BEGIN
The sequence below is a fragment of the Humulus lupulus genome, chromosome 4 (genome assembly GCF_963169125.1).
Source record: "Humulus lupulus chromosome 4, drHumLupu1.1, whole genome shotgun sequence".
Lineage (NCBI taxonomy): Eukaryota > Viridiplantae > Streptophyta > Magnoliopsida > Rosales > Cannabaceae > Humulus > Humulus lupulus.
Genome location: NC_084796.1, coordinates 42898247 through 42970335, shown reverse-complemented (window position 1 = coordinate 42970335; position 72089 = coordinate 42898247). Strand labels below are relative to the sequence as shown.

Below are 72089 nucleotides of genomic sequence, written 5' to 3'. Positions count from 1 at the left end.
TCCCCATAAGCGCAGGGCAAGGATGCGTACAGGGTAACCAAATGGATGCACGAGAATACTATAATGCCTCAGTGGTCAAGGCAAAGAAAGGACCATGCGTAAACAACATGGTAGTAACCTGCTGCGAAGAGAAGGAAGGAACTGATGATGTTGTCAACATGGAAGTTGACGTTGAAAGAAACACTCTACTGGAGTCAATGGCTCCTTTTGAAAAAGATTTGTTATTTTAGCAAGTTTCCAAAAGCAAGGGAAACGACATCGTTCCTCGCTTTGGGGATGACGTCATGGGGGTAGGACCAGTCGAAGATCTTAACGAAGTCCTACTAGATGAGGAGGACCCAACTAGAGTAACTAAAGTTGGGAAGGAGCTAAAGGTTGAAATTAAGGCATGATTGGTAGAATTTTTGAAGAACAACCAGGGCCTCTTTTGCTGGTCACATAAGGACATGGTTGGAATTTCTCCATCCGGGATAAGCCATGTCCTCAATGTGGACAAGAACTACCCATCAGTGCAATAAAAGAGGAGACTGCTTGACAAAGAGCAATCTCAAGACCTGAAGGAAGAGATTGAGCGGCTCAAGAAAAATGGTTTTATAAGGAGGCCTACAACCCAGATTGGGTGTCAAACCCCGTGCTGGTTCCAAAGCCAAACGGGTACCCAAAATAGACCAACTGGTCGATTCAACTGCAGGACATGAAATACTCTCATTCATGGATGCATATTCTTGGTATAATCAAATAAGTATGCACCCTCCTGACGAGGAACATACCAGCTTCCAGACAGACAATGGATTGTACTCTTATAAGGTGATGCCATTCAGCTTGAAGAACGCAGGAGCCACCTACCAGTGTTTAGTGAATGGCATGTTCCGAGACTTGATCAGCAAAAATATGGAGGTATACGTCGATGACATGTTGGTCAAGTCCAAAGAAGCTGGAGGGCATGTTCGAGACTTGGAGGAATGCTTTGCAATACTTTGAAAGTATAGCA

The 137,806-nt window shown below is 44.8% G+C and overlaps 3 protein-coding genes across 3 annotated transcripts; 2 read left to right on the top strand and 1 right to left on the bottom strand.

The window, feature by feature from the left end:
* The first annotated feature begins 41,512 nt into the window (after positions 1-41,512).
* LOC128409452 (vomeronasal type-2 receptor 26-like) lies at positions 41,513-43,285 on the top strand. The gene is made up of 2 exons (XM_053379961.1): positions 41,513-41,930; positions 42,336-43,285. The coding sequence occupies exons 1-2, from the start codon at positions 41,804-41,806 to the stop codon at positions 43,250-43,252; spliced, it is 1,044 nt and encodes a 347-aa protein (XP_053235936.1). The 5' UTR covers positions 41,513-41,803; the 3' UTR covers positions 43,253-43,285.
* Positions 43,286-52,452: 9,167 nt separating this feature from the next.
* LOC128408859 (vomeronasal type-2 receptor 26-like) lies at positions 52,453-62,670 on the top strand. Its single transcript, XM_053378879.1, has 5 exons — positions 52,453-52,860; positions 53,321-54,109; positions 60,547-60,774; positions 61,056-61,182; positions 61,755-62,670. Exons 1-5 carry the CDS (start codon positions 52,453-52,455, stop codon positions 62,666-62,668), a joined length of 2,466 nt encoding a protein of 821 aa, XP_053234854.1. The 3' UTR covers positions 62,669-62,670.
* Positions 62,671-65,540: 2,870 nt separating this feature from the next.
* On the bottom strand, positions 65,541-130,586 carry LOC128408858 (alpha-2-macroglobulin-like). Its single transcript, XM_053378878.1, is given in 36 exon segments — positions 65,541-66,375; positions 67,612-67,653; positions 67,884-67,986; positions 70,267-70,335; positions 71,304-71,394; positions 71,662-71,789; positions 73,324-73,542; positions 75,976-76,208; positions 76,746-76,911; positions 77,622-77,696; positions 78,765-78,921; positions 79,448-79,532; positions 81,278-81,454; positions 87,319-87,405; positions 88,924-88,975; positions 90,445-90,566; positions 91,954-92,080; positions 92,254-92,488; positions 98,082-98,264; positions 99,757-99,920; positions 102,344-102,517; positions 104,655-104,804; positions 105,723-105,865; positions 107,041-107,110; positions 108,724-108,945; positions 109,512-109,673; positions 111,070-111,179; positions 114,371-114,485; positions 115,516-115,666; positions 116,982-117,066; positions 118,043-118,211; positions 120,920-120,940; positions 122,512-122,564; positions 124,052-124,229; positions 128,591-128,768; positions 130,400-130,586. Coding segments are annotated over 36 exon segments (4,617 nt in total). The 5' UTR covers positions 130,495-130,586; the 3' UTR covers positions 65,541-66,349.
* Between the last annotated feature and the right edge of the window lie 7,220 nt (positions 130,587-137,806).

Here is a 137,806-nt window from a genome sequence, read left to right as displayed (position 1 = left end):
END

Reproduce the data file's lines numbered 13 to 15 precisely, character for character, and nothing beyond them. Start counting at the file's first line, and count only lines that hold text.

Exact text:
* Positions 62,671-65,540: 2,870 nt separating this feature from the next.
* On the bottom strand, positions 65,541-130,586 carry LOC128408858 (alpha-2-macroglobulin-like). Its single transcript, XM_053378878.1, is given in 36 exon segments — positions 65,541-66,375; positions 67,612-67,653; positions 67,884-67,986; positions 70,267-70,335; positions 71,304-71,394; positions 71,662-71,789; positions 73,324-73,542; positions 75,976-76,208; positions 76,746-76,911; positions 77,622-77,696; positions 78,765-78,921; positions 79,448-79,532; positions 81,278-81,454; positions 87,319-87,405; positions 88,924-88,975; positions 90,445-90,566; positions 91,954-92,080; positions 92,254-92,488; positions 98,082-98,264; positions 99,757-99,920; positions 102,344-102,517; positions 104,655-104,804; positions 105,723-105,865; positions 107,041-107,110; positions 108,724-108,945; positions 109,512-109,673; positions 111,070-111,179; positions 114,371-114,485; positions 115,516-115,666; positions 116,982-117,066; positions 118,043-118,211; positions 120,920-120,940; positions 122,512-122,564; positions 124,052-124,229; positions 128,591-128,768; positions 130,400-130,586. Coding segments are annotated over 36 exon segments (4,617 nt in total). The 5' UTR covers positions 130,495-130,586; the 3' UTR covers positions 65,541-66,349.
* Between the last annotated feature and the right edge of the window lie 7,220 nt (positions 130,587-137,806).